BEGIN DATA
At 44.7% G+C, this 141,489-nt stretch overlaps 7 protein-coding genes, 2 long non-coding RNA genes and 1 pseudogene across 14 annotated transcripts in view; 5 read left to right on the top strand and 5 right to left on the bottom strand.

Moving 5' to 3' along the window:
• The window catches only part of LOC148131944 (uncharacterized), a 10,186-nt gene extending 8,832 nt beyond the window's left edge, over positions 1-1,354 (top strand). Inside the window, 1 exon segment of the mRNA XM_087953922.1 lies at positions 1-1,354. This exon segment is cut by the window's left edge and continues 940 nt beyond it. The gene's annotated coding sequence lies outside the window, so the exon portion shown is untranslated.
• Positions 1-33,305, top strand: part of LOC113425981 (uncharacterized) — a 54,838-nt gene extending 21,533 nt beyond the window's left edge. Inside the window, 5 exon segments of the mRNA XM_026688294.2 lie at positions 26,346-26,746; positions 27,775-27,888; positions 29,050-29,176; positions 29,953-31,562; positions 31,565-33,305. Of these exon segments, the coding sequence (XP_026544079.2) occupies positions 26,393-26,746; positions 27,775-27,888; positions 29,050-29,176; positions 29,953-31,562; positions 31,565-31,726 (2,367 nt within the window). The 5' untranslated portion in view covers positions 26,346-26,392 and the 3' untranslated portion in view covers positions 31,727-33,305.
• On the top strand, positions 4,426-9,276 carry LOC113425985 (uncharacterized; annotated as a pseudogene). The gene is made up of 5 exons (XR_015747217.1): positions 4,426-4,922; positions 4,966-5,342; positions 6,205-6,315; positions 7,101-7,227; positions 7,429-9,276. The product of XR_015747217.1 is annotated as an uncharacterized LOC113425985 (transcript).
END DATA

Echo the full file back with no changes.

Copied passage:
At 44.7% G+C, this 141,489-nt stretch overlaps 7 protein-coding genes, 2 long non-coding RNA genes and 1 pseudogene across 14 annotated transcripts in view; 5 read left to right on the top strand and 5 right to left on the bottom strand.

Moving 5' to 3' along the window:
• The window catches only part of LOC148131944 (uncharacterized), a 10,186-nt gene extending 8,832 nt beyond the window's left edge, over positions 1-1,354 (top strand). Inside the window, 1 exon segment of the mRNA XM_087953922.1 lies at positions 1-1,354. This exon segment is cut by the window's left edge and continues 940 nt beyond it. The gene's annotated coding sequence lies outside the window, so the exon portion shown is untranslated.
• Positions 1-33,305, top strand: part of LOC113425981 (uncharacterized) — a 54,838-nt gene extending 21,533 nt beyond the window's left edge. Inside the window, 5 exon segments of the mRNA XM_026688294.2 lie at positions 26,346-26,746; positions 27,775-27,888; positions 29,050-29,176; positions 29,953-31,562; positions 31,565-33,305. Of these exon segments, the coding sequence (XP_026544079.2) occupies positions 26,393-26,746; positions 27,775-27,888; positions 29,050-29,176; positions 29,953-31,562; positions 31,565-31,726 (2,367 nt within the window). The 5' untranslated portion in view covers positions 26,346-26,392 and the 3' untranslated portion in view covers positions 31,727-33,305.
• On the top strand, positions 4,426-9,276 carry LOC113425985 (uncharacterized; annotated as a pseudogene). The gene is made up of 5 exons (XR_015747217.1): positions 4,426-4,922; positions 4,966-5,342; positions 6,205-6,315; positions 7,101-7,227; positions 7,429-9,276. The product of XR_015747217.1 is annotated as an uncharacterized LOC113425985 (transcript).